MNCS will no longer implement electronic (e-) ticketing system among other reform areas, a development which threatens to delay implementation of the sports reforms under the Public Sector Reforms (PSR).
Malawi National Council of Sports (MNCS) executive secretary George Jana said in an interview that they have withdrawn from installing e-ticketing system because they do not have direct authority of the area.
“Sports Council does not own stadia where e-ticketing could be implemented,” he said.
According to the MNCS reform areas overview, e-ticketing system was meant to, among others, fight football tickets fraud thereby raising adequate resources for sports development.
The council has also dropped the formulation of physical education (PE) syllabus.
The development threatens to further delay implementation of the sports reforms which hugely aim at enhancing funds generation and nurturing young athletes.
“It [the council] does not have authority over the school curriculum,” he said in an e-mailed response.
Jana said since the reforms exercise took off all the MNCS has been doing was advocacy.
“What the council has been doing is to advocate for the implementation of the reform areas. Thus far, we have managed to sow the seed and the relevant institutions are looking to implement the reforms through their processes. We believe that both will soon be implemented,” he said.
Asked if they did not foresee the outlined challenges before taking up the responsibility to implement the reforms, Jana said: “The hurdles were noted from the word go and that is why our approach was always that of advocacy.”
Having been tasked to come up with new reform areas, Jana was noncommittal when asked to disclose the proposed areas: “We are still in discussion and will soon make a decision to be presented to the chief [technical] director for approval.”
The MNCS, in its reforms progress report issued last year, put the cost of installing e-ticketing system at around K300 million. The system was, as a start expected to be implemented at the Bingu National Stadium and Civo Stadium, both of which are government owned.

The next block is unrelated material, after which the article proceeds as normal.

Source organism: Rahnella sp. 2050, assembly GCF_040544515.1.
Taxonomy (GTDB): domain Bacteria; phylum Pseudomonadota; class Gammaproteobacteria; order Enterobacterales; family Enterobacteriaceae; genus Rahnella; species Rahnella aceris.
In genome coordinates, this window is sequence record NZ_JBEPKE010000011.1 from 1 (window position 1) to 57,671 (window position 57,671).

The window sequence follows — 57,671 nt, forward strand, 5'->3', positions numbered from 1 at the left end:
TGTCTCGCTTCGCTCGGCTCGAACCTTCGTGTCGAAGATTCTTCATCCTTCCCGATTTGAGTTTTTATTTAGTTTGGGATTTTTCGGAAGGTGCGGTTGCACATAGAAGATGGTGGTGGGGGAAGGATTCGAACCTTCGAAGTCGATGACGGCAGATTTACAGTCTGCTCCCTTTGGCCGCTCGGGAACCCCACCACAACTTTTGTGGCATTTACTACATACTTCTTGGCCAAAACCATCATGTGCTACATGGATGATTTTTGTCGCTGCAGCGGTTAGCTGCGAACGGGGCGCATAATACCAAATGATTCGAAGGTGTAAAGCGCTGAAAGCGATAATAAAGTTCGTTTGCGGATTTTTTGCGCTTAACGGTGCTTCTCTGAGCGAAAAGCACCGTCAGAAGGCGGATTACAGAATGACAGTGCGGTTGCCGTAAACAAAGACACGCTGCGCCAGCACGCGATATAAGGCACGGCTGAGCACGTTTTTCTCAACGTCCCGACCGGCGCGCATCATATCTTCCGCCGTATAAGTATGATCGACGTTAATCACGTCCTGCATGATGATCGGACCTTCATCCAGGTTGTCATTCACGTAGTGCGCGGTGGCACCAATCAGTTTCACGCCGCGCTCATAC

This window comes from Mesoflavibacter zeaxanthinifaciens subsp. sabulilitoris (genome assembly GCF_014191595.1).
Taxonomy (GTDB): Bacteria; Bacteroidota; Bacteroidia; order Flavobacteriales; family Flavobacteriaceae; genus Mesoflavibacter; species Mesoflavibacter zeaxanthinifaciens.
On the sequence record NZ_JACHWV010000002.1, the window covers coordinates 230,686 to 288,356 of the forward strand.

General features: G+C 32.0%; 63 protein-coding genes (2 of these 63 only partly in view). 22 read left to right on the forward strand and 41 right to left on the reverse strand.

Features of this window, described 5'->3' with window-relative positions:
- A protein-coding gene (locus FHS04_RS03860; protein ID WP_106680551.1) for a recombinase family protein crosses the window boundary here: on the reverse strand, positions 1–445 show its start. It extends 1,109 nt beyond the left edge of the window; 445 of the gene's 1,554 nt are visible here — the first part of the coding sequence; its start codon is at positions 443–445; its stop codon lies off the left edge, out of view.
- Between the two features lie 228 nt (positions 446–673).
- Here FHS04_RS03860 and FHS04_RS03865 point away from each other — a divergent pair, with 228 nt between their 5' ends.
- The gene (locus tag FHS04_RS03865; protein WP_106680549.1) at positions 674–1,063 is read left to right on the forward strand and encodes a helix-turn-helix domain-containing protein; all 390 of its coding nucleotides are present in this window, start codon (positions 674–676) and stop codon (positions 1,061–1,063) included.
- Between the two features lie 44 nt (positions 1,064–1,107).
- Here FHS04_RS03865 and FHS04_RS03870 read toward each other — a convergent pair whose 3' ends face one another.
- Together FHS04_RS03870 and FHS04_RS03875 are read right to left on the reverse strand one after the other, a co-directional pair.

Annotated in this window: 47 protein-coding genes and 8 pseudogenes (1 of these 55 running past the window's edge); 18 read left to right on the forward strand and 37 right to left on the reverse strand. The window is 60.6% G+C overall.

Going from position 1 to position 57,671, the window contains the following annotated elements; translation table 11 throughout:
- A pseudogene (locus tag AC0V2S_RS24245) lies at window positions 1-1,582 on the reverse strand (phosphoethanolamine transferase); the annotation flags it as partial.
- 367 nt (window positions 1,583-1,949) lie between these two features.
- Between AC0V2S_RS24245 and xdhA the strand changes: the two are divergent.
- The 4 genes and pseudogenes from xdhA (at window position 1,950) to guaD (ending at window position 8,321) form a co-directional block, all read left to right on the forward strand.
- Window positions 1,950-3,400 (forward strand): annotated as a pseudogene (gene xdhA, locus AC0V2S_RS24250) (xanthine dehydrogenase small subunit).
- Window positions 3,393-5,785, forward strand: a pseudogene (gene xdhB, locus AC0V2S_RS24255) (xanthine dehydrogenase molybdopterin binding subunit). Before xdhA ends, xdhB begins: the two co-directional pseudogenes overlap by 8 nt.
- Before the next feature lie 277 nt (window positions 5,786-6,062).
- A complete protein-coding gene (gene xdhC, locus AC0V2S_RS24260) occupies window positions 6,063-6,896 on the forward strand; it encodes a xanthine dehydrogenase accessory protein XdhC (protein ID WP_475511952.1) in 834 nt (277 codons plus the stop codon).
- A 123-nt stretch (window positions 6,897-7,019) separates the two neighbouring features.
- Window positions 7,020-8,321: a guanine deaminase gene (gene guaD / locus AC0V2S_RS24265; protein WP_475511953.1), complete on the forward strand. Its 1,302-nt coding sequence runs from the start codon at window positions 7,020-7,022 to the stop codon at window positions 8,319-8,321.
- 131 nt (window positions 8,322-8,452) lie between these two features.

The formulation of the PE schools’ curriculum was a project to cost around K100 million.
Sports Council failed to implement the reform areas for three years largely because—as per sports authorities’ earlier confessions—of lack of funding as government was not coming forth with financial support.
However, chief technical director for the PSR in the Office of the President and Cabinet Seodi White said the council dropped the reform areas because it felt it did not have the capacity to effectively implement them.
“The procedure is that when a department or ministry thinks it cannot manage to fulfil its reform area it drops that particular area. So the Sports Council made a request to drop the two areas and based on the reasons they gave we accepted their proposal,” she said.
The development has pushed public reforms authorities to hunt for new implementers with the PE syllabus formulation reportedly adopted by the Ministry of Education, Science and Technology while mystery surrounds who will adopt the e-ticketing.
The formulation of the PE syllabus, according to the council, “would develop sport skills at younger ages allowing for adequate time for such to be perfected and have the youth mature in sport at the correct time.”
But White, without giving a timeframe, insisted that the reform areas dumped by MNCS will still be implemented.
She admitted though that the development will delay the implementation of the two areas.
“We expect the changes to cause some delays in implementation since those taking over will need to understand the concepts and all that. But we are optimistic that it will still happen,” White said.
Meanwhile, the PSR boss has said they have tasked the council to come up with new reform areas which it can pursue.
An analyst Higger Mkandawire has faulted MNCS for taking time to drop the reform areas having observed, at first, that it was not possible to implement them.
“It was very wrong for them to waste two good years doing nothing. It just shows how these policy makers take things for granted,” he said.
Mkandawire said PE is an important aspect in sports development, therefore, it needed special attention.
“I don’t understand why the Sports Council, which does not own teachers and schools, was given the role of coordinating the formulation of a syllabus. It’s only the Ministry of Education which can play this role because it has got technocrats,” he said.
“Next time we must treat sports issues with seriousness and not how these reforms that been carried out.” n